“All an infantryman using a rifle equipped with a new‐model sight need do is place a red dot on his target and push a button at the front of his trigger guard,” Scales said at the time. “A computer on his rifle will take into account data like range and ‘lead angle’ to compensate for the movement of his target, and then automatically fire when the hit is guaranteed.”
The soldier of the future, in Scales’ mind, is a one-man sniper regardless of training. Based on Ward’s comments, ARDEC is working hard to make that dream of “one shot, one kill” for all soldiers a reality as soon as possible.
WASHINGTON (Reuters) - President Donald Trump said on Sunday that he discussed Democratic presidential hopeful Joe Biden and his son in a call with Ukraine's president.
Trump's statement to reporters about his July 25 call with Ukrainian President Volodymyr Zelensky came as the Democratic leader of a key congressional panel said the pursuit of Trump's impeachment may be the "only remedy" to the situation.
The USS Eagle 56 was only five miles off the coast of Maine when it exploded.
The World War I-era patrol boat split in half, then slipped beneath the surface of the North Atlantic. The Eagle 56 had been carrying a crew of 62. Rescuers pulled 13 survivors from the water that day. It was April 23, 1945, just two weeks before the surrender of Nazi Germany.
The U.S. Navy classified the disaster as an accident, attributing the sinking to a blast in the boiler room. In 2001, that ruling was changed to reflect the sinking as a deliberate act of war, perpetuated by German submarine U-853, a u-boat belonging to Nazi Germany's Kriegsmarine.
Still, despite the Navy's effort to clarify the circumstances surrounding the sinking, the Eagle 56 lingered as a mystery. The ship had sunk relatively close to shore, but efforts to locate the wreck were futile for decades. No one could find the Eagle 56, a small patrol ship that had come so close to making it back home.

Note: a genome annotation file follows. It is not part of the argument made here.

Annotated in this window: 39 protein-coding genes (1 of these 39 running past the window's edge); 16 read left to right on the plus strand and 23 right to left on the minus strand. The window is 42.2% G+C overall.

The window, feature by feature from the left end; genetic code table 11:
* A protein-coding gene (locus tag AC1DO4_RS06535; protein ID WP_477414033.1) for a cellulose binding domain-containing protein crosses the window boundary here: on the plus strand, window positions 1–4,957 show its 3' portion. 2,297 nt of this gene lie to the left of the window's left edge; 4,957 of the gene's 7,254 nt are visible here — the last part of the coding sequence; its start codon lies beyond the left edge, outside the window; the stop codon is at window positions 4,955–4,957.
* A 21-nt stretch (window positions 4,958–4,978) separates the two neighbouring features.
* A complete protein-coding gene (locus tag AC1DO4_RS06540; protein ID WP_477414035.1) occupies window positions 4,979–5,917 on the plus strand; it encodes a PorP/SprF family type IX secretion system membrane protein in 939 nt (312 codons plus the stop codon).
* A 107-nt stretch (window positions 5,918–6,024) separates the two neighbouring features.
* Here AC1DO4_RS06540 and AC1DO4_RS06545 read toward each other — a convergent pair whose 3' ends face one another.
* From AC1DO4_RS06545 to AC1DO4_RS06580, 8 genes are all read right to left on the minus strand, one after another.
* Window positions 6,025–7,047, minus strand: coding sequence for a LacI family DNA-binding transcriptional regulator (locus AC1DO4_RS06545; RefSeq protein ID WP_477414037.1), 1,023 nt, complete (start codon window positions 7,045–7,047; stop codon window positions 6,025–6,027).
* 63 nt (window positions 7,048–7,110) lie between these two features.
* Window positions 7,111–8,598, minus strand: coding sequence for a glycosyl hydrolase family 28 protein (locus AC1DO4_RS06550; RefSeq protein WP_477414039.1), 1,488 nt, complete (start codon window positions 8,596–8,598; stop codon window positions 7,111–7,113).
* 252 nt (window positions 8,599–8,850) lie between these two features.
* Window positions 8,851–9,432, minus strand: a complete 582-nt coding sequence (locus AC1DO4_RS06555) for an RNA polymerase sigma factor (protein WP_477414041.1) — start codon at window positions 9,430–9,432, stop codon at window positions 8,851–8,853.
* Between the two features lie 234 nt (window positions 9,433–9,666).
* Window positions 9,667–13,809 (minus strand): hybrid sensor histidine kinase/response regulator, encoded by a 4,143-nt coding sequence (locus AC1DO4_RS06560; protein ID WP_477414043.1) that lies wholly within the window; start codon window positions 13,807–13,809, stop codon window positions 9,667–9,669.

Then, a group of friends and amateur divers decided to try to find the wreck in 2014. After years of fruitless dives and intensive research, New England-based Nomad Exploration Team successfully located the Eagle 56 in June 2018.
Business Insider spoke to two crew members — meat truck driver Jeff Goodreau and Massachusetts Department of Corrections officer Donald Ferrara — about their discovery.
These CIA officers were the first US boots on the ground in Afghanistan after 9/11 — and one was 'Marine Todd'
Before the 5th Special Forces Group's Operational Detachment Alpha 595, before 160th Special Operations Aviation Regiment's MH-47E Chinooks, and before the Air Force combat controllers, there were a handful of CIA officers and a buttload of cash.
The last time the world saw Marine veteran Austin Tice, he had been taken prisoner by armed men. It was unclear whether his captors were jihadists or allies of Syrian dictator Bashar al Assad who were disguised as Islamic radicals.
Blindfolded and nearly out of breath, Tice spoke in Arabic before breaking into English:"Oh Jesus. Oh Jesus."
That was from a video posted on YouTube on Sept. 26, 2012, several weeks after Tice went missing near Damascus, Syria, while working as a freelance journalist for McClatchy and the Washington Post.
Now that Tice has been held in captivity for more than seven years, reporters who have regular access to President Donald Trump need to start asking him how he is going to bring Tice home.
"Shoots like a carbine, holsters like a pistol." That's the pitch behind the new Flux Defense system designed to transform the Army's brand new sidearm into a personal defense weapon.